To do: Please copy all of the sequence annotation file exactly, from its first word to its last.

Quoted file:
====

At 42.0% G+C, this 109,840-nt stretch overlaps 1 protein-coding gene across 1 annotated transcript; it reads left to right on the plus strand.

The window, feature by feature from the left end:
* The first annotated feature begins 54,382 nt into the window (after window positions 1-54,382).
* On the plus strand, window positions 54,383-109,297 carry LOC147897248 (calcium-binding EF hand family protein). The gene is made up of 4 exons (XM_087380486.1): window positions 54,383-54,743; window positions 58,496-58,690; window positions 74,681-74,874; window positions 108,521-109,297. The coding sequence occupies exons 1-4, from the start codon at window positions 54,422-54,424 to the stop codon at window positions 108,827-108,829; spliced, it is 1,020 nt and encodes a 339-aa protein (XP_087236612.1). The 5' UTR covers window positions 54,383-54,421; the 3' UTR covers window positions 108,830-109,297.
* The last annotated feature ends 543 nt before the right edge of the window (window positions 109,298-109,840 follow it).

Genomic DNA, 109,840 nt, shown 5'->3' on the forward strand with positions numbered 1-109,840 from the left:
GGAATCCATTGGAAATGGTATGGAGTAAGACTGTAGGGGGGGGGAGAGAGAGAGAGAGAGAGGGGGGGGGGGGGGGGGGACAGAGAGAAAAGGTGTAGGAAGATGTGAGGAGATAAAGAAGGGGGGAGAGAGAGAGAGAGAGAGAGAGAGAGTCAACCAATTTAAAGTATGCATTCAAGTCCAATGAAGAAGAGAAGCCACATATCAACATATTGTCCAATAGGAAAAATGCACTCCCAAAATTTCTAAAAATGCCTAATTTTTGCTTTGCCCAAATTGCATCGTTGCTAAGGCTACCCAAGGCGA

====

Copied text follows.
At 42.0% G+C, this 109,840-nt stretch overlaps 1 protein-coding gene across 1 annotated transcript; it reads left to right on the plus strand.

The window, feature by feature from the left end:
* The first annotated feature begins 54,382 nt into the window (after window positions 1-54,382).
* On the plus strand, window positions 54,383-109,297 carry LOC147897248 (calcium-binding EF hand family protein). The gene is made up of 4 exons (XM_087380486.1): window positions 54,383-54,743; window positions 58,496-58,690; window positions 74,681-74,874; window positions 108,521-109,297. The coding sequence occupies exons 1-4, from the start codon at window positions 54,422-54,424 to the stop codon at window positions 108,827-108,829; spliced, it is 1,020 nt and encodes a 339-aa protein (XP_087236612.1). The 5' UTR covers window positions 54,383-54,421; the 3' UTR covers window positions 108,830-109,297.
* The last annotated feature ends 543 nt before the right edge of the window (window positions 109,298-109,840 follow it).

Genomic DNA, 109,840 nt, shown 5'->3' on the forward strand with positions numbered 1-109,840 from the left:
GGAATCCATTGGAAATGGTATGGAGTAAGACTGTAGGGGGGGGGAGAGAGAGAGAGAGAGAGGGGGGGGGGGGGGGGGGACAGAGAGAAAAGGTGTAGGAAGATGTGAGGAGATAAAGAAGGGGGGAGAGAGAGAGAGAGAGAGAGAGAGAGTCAACCAATTTAAAGTATGCATTCAAGTCCAATGAAGAAGAGAAGCCACATATCAACATATTGTCCAATAGGAAAAATGCACTCCCAAAATTTCTAAAAATGCCTAATTTTTGCTTTGCCCAAATTGCATCGTTGCTAAGGCTACCCAAGGCGA